6. Tommy_N

    Tommy_N Stunt Coordinator

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    Thanks for the responses. I ordered a MX-500. I'll keep everyone updated. I figure let me get the basics programmed in first and then the advanced stuff.

    Tom
     
  7. MikeSRC

    MikeSRC Second Unit

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    If you need any help, just post here or at Remote Central.
     
  8. Doug_B

    Doug_B Screenwriter

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    Having discrete codes for certain functions will often enhance the ability to create useful macros. Take some of the aforementioned functions in this thread as examples. If you do not have a discrete "Power On" function for a given unit, then it becomes less useful to use the generic "Power" function in a macro, since the state of the power to that unit may not always be off when invoking the macro (or it limits when the macro can be fired, requiring the user to know this). Can't change a display to "Component In" as part of a macro unless there is a discrete command for it or another command puts the display in a known input state from which you can consistently get to the Component In state.

    With that said, macros can still be useful without having all the discrete code available. But some, such as power on/off, device switching, etc., are very nice to have. There may be discrete codes out there to use, even if the units' remotes do not have them. Unfortunately, one would need a discrete-friendly remote to teach the MX-500; if you're willing to spend an extra $30 or so (at most), they can be had.

    Doug
     
  9. steven pm

    steven pm Agent

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    I picked up an MX500 last week and am thrilled. First time where I could actually put away the original remotes for good, instead of keeping them nearby for 'extra' rarely-used functions. With lots of buttons plus 2 pages of 10 *labeled* buttons per device, it really handles everything from the originals!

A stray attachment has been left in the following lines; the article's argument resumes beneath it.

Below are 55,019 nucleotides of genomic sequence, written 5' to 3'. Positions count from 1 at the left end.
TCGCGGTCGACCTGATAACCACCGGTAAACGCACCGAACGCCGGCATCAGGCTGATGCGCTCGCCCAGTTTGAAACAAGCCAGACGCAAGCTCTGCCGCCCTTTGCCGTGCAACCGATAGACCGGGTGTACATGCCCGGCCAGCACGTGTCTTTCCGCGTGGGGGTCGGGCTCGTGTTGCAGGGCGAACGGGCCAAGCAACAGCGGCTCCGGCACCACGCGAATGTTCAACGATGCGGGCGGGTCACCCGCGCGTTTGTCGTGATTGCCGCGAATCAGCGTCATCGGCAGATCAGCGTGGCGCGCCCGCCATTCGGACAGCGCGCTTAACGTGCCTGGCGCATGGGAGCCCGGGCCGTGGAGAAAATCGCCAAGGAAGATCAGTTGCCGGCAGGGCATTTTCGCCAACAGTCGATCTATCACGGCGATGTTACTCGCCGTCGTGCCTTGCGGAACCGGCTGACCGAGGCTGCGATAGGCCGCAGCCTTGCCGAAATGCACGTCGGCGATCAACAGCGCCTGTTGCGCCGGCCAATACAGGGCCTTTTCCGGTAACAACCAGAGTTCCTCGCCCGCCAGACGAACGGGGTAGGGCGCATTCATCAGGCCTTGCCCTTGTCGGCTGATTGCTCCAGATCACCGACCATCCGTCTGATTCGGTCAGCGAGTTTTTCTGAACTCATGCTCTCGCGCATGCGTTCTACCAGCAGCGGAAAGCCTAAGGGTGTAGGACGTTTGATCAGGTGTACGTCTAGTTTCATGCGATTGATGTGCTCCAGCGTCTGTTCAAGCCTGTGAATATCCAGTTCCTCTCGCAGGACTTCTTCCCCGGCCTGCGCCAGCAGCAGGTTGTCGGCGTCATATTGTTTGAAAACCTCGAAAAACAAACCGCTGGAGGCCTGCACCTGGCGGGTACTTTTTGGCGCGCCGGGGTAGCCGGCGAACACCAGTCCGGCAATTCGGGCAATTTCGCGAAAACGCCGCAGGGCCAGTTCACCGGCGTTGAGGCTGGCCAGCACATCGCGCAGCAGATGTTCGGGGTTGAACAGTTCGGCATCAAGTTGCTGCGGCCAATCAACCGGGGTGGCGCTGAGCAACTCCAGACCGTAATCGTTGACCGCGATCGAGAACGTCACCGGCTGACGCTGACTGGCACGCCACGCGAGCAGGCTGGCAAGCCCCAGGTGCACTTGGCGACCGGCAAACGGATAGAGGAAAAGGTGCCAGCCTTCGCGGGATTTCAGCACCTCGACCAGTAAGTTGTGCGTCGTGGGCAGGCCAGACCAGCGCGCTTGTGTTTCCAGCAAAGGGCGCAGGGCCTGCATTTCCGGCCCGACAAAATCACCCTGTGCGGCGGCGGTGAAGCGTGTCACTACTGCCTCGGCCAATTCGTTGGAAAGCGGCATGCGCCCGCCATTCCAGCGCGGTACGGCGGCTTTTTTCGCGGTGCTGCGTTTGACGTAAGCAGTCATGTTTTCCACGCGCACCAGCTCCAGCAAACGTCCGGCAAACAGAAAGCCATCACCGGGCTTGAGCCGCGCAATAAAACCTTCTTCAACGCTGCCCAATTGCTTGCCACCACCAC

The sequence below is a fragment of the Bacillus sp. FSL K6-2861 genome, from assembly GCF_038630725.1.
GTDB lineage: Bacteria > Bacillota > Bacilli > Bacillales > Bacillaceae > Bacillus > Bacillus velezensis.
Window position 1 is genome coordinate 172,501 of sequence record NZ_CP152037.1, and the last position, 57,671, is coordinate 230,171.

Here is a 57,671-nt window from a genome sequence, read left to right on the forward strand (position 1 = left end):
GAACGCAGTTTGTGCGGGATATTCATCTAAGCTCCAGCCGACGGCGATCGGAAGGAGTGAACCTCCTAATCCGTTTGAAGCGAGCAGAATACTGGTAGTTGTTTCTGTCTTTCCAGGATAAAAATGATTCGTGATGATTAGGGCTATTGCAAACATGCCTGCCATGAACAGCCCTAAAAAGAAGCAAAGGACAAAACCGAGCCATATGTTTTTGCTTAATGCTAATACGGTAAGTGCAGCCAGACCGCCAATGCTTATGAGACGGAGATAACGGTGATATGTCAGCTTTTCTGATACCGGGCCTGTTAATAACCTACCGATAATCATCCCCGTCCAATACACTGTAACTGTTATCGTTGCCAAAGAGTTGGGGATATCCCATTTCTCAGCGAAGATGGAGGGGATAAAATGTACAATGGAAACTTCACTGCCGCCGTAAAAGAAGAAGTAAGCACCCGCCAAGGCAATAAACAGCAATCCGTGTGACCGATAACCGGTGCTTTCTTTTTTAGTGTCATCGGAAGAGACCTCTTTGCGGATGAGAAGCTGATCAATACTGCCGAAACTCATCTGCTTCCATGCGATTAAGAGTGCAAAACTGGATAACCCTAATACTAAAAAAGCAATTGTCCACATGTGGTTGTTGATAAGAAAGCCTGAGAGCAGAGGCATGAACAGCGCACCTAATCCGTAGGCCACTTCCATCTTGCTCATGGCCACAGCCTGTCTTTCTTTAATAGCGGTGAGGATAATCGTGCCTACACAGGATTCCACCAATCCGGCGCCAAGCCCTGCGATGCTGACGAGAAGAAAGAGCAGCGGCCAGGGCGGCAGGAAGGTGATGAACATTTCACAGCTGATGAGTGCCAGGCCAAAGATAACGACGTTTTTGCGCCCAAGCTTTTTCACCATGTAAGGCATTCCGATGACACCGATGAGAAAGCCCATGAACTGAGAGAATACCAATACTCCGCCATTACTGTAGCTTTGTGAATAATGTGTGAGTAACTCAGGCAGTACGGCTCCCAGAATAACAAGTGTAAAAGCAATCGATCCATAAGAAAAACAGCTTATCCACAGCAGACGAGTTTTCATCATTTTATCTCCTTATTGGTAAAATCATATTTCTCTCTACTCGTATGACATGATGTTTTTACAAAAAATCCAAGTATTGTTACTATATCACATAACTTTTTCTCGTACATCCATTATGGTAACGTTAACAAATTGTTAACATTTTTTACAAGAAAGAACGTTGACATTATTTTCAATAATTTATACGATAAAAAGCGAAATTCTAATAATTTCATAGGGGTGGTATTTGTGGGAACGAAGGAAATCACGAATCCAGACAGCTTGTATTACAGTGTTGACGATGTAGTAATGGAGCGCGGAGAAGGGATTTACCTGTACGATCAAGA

OK, as for macros. I am using them to make operation of my HT as simple as possible, so my SO can also use it and not get 'lost.' I have audio signals going direct to the receiver, video to the tv. One button turns on the basics (cable, receiver, tv) with discretes, and sets the sound mode, tv input (in case it was on another input klast time), and switches the remote to cable box operation. If anything doesn't come up properly, a 2nd press on the power on button will fix it. The DVD device macro changes the receiver and tv inputs, sets the sound mode, and goes into DVD operation mode. Again, a 2nd push will fix everything if the first didn't. (That hasn't been a problem at all, btw, just more of a safety net for novice users. Simple toggle commands could get out of synch, turning one device on and one off, or switching to the wrong input, etc.) VCR and CD player macros work the same way.

    Also, I use one page on the devices to select the audio mode onmy receiver, in case I want to switch it without going back and forth to the receiver device. The other device pages are used for the advanced remote functions that don't match up easily with the lower hard buttons.

    Also, for the 'foolproof' reasons above, I'd highly recommend a code-capable remote (such as a one-for-all) to get discrete codes. They're pretty cheap and can be used by themselves as a backup too.
     
  10. Ted Lee

    Ted Lee Lead Actor

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    everyone already nailed the macro question, but i'll tell you this:

    you are gonna love your new toy!